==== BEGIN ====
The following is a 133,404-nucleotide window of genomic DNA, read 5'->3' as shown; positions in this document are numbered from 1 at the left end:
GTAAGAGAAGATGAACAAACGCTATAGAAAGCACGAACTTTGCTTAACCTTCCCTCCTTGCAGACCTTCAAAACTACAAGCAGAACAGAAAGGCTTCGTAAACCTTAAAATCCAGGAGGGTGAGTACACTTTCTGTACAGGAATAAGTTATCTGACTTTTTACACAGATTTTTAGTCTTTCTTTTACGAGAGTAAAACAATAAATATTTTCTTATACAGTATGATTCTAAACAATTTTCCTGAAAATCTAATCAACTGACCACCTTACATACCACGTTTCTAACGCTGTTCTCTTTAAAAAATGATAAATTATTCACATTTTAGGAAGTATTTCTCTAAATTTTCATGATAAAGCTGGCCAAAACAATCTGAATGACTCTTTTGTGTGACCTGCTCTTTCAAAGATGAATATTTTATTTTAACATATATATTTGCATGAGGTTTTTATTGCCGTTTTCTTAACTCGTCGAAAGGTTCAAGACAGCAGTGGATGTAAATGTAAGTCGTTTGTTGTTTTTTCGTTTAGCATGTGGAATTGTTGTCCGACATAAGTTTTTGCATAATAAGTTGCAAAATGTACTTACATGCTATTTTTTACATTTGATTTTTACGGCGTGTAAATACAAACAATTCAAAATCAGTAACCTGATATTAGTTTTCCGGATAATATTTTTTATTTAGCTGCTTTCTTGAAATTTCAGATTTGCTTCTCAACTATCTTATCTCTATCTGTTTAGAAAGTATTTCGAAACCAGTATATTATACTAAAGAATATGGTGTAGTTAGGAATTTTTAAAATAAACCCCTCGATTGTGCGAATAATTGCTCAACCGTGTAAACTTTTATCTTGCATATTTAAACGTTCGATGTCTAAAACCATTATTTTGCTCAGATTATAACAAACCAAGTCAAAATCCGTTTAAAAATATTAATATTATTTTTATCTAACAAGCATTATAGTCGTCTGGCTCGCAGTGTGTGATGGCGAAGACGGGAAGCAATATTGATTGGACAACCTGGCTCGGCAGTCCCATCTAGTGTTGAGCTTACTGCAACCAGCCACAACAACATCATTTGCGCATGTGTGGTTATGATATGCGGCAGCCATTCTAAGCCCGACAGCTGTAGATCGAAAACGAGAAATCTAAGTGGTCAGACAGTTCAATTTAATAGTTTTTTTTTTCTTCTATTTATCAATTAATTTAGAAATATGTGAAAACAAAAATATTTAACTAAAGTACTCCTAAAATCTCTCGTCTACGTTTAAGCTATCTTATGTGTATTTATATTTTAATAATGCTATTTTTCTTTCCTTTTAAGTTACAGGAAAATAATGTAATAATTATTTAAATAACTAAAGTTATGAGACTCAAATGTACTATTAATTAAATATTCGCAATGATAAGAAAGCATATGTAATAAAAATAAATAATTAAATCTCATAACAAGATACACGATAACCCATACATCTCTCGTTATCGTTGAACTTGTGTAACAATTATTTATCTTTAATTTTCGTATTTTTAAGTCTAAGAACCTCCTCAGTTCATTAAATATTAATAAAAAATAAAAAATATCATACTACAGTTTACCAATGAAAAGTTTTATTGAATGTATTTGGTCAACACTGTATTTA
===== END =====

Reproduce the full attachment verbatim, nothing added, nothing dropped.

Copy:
The following is a 133,404-nucleotide window of genomic DNA, read 5'->3' as shown; positions in this document are numbered from 1 at the left end:
GTAAGAGAAGATGAACAAACGCTATAGAAAGCACGAACTTTGCTTAACCTTCCCTCCTTGCAGACCTTCAAAACTACAAGCAGAACAGAAAGGCTTCGTAAACCTTAAAATCCAGGAGGGTGAGTACACTTTCTGTACAGGAATAAGTTATCTGACTTTTTACACAGATTTTTAGTCTTTCTTTTACGAGAGTAAAACAATAAATATTTTCTTATACAGTATGATTCTAAACAATTTTCCTGAAAATCTAATCAACTGACCACCTTACATACCACGTTTCTAACGCTGTTCTCTTTAAAAAATGATAAATTATTCACATTTTAGGAAGTATTTCTCTAAATTTTCATGATAAAGCTGGCCAAAACAATCTGAATGACTCTTTTGTGTGACCTGCTCTTTCAAAGATGAATATTTTATTTTAACATATATATTTGCATGAGGTTTTTATTGCCGTTTTCTTAACTCGTCGAAAGGTTCAAGACAGCAGTGGATGTAAATGTAAGTCGTTTGTTGTTTTTTCGTTTAGCATGTGGAATTGTTGTCCGACATAAGTTTTTGCATAATAAGTTGCAAAATGTACTTACATGCTATTTTTTACATTTGATTTTTACGGCGTGTAAATACAAACAATTCAAAATCAGTAACCTGATATTAGTTTTCCGGATAATATTTTTTATTTAGCTGCTTTCTTGAAATTTCAGATTTGCTTCTCAACTATCTTATCTCTATCTGTTTAGAAAGTATTTCGAAACCAGTATATTATACTAAAGAATATGGTGTAGTTAGGAATTTTTAAAATAAACCCCTCGATTGTGCGAATAATTGCTCAACCGTGTAAACTTTTATCTTGCATATTTAAACGTTCGATGTCTAAAACCATTATTTTGCTCAGATTATAACAAACCAAGTCAAAATCCGTTTAAAAATATTAATATTATTTTTATCTAACAAGCATTATAGTCGTCTGGCTCGCAGTGTGTGATGGCGAAGACGGGAAGCAATATTGATTGGACAACCTGGCTCGGCAGTCCCATCTAGTGTTGAGCTTACTGCAACCAGCCACAACAACATCATTTGCGCATGTGTGGTTATGATATGCGGCAGCCATTCTAAGCCCGACAGCTGTAGATCGAAAACGAGAAATCTAAGTGGTCAGACAGTTCAATTTAATAGTTTTTTTTTTCTTCTATTTATCAATTAATTTAGAAATATGTGAAAACAAAAATATTTAACTAAAGTACTCCTAAAATCTCTCGTCTACGTTTAAGCTATCTTATGTGTATTTATATTTTAATAATGCTATTTTTCTTTCCTTTTAAGTTACAGGAAAATAATGTAATAATTATTTAAATAACTAAAGTTATGAGACTCAAATGTACTATTAATTAAATATTCGCAATGATAAGAAAGCATATGTAATAAAAATAAATAATTAAATCTCATAACAAGATACACGATAACCCATACATCTCTCGTTATCGTTGAACTTGTGTAACAATTATTTATCTTTAATTTTCGTATTTTTAAGTCTAAGAACCTCCTCAGTTCATTAAATATTAATAAAAAATAAAAAATATCATACTACAGTTTACCAATGAAAAGTTTTATTGAATGTATTTGGTCAACACTGTATTTA